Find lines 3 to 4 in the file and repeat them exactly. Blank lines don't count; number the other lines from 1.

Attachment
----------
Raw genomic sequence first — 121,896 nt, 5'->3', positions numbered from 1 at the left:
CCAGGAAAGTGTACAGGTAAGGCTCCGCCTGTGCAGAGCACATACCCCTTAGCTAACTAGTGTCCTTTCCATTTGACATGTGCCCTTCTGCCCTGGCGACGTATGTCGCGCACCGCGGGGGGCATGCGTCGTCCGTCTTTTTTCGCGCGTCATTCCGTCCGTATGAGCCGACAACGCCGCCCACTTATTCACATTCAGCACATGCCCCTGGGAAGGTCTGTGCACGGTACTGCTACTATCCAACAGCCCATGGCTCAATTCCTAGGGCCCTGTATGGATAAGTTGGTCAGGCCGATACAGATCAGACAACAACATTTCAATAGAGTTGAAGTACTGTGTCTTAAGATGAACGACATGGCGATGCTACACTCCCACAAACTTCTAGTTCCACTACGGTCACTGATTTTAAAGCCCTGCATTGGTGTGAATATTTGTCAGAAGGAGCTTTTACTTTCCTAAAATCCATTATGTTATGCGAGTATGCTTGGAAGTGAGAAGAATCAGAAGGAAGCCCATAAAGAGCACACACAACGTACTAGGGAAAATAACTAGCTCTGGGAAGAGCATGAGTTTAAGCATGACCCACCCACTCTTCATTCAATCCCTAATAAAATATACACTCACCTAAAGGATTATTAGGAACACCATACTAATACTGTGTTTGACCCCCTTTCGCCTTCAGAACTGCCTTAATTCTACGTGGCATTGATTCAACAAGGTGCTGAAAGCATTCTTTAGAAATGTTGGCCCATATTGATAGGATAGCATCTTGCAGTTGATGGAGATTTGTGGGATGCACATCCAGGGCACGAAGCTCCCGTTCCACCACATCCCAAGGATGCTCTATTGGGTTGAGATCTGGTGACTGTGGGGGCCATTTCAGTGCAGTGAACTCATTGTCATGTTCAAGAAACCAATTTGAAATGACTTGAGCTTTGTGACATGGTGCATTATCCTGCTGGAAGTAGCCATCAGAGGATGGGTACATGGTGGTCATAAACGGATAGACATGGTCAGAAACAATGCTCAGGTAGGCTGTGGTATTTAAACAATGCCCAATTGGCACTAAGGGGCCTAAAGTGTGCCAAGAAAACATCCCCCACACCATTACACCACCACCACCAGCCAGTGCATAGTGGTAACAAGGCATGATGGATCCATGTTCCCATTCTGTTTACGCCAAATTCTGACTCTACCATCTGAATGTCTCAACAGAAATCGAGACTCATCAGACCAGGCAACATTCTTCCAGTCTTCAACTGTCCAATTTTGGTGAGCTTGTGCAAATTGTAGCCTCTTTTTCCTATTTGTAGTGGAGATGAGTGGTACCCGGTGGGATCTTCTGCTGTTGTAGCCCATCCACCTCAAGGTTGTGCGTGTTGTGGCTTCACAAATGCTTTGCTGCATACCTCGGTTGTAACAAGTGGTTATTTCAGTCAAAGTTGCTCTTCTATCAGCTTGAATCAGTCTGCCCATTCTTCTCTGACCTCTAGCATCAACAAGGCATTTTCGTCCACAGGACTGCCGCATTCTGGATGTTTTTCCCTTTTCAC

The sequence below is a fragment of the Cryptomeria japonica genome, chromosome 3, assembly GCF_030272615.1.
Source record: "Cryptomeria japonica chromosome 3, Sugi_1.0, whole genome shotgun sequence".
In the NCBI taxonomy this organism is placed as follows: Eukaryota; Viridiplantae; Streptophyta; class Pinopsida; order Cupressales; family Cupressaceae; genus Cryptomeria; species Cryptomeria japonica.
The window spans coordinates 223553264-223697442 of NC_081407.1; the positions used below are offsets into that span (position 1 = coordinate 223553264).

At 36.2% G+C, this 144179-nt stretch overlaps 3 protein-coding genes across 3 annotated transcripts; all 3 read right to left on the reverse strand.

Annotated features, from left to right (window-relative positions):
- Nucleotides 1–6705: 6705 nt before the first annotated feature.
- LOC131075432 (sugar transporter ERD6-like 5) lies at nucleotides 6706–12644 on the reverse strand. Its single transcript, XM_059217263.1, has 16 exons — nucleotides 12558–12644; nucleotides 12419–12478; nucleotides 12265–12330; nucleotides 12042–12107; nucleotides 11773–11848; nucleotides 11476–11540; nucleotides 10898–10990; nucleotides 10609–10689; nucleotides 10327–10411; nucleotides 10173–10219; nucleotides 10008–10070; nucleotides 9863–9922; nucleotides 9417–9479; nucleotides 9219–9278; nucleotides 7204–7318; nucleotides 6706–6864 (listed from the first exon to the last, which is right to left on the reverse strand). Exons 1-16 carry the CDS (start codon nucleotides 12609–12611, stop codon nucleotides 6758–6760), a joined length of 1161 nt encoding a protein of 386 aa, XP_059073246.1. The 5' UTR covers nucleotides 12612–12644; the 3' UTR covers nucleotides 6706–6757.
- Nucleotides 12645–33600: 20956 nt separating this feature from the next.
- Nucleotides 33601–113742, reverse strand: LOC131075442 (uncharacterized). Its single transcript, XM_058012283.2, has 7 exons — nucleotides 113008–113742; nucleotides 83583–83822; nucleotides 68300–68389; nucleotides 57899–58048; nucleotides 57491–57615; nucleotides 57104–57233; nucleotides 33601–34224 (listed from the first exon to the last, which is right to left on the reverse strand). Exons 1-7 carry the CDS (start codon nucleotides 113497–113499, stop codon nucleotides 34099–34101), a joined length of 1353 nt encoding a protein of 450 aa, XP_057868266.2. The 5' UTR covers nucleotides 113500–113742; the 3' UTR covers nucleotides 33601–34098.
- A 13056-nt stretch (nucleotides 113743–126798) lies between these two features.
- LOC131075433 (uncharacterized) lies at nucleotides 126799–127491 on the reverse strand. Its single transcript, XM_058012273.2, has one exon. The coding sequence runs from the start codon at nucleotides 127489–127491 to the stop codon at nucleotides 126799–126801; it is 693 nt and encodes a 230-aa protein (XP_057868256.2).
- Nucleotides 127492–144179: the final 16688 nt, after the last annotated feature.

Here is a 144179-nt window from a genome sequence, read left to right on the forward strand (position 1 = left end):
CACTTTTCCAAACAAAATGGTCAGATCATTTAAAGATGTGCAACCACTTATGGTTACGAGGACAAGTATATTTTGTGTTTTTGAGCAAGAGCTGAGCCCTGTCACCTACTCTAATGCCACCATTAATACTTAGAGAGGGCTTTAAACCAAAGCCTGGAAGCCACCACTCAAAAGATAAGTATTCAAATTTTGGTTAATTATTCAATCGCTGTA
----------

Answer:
The sequence below is a fragment of the Cryptomeria japonica genome, chromosome 3, assembly GCF_030272615.1.
Source record: "Cryptomeria japonica chromosome 3, Sugi_1.0, whole genome shotgun sequence".